For almost 20 years, Ajax striker Klaas-Jan Huntelaar has demonstrated his talents as a clinical goalscorer. From Schalke, to AC Milan, to Real Madrid, to Heerenveen, the now 36-year-old has impressed with his modern take on the role of a ‘traditional’ striker. While he may not feature as heavily in campaigns to the same extent as he once did, he contributions for Ajax this season have been invaluable, chipping in with goals at an impressive rate. His role may have experienced some alteration over the years, but, as this analysis will show you, his reliability has not. This scout report will provide a tactical analysis of Huntelaar, delving into such topics as attributes and tactics that he has been involved in during the 2019/20 campaign.
Position and Role
It comes as no surprise to see Huntelaar’s primary area being in a central position in the penalty area. However, we can also see that he likes to operate a little deeper from time to time across a variety of scenarios. Occasionally, when the opposition have possession, he will drop deeper to apply pressure and also be in an effective position to contribute to an attacking transition when the time comes. Other times will see him drop deeper when Ajax have possession, and Huntelaar will look to receive the ball deeper – either that or he starts deep to then make a penetrating off-the-ball run during an attack, which brings us onto the first section of this analysis, his movement.
While the veteran isn’t, and honestly never has been, blessed with natural blistering pace, the runs he makes off-the-ball during an Ajax attack serve a great purpose. Knowing that he isn’t the quickest when planning on executing a run in behind, he ensures that prior to this, he is positioned close to the defender he will leave, giving him a slight edge in his movement. These actions aren’t always undertaken to eventually result in the receiving of a pass; Huntelaar often uses his runs as a decoy to drag a defender with him and create space for a nearby teammate.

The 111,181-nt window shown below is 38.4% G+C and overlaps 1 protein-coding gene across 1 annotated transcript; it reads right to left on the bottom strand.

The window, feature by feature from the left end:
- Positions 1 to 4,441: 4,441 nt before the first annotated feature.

In the analysis image above, we can see a prime example of Huntelaar executing a run which meets all the before-mentioned points. He runs alongside the defender’s right shoulder before bursting to separate himself and get into space. It is arguable that this run was made with the possibility of reaching one of two outcomes. The first option is that Huntelaar wanted to run at an angle into the channel to receive a direct ball from the right-back, progressing the attack quickly and forcing FC Twente to retreat further to defend. The second option is that Huntelaar was fully aware of Donny van de Beek waiting to join the attack behind him – running into the space behind the defenders would give the midfielder a big chance to position himself in an unoccupied zone between Twente’s midfield and defence which Ajax could exploit in attack.
This second analysis of Huntelaar’s movement shares some similarities to the first, but ultimately serves one purpose – to receive the ball to allow him to shoot on goal. However, with van de Beek in possession on the left, he has two potential targets aside from Huntelaar: the runner on the inside of the Twente left-back, and the runner arriving around the back from the edge of the box. From an Ajax perspective, though, one of the two blue-marked midfielders would’ve made things harder for Twente by filling the space left at the edge of the box and may have even given van de Beek another option. With all that said, Huntelaar is still arguably the best option in terms of creating a goal-scoring opportunity – he just needed the final pass to be better to allow him to take a more effective first touch. However, this shows Huntelaar’s anticipation and game knowledge of where to make a run and how to time it well – a move he has perfect over the years.
Now, it has been mentioned already that pace wasn’t one of Klaas-Jan Huntelaar’s most prominent traits, so how has he managed to remain so consistently effective, even away from his goal-scoring prowess? The answer is simple – his attributes surrounding his physicality (strength, aggressiveness etc.) allow him to be useful in instances of winning possession back or retaining the ball for Ajax.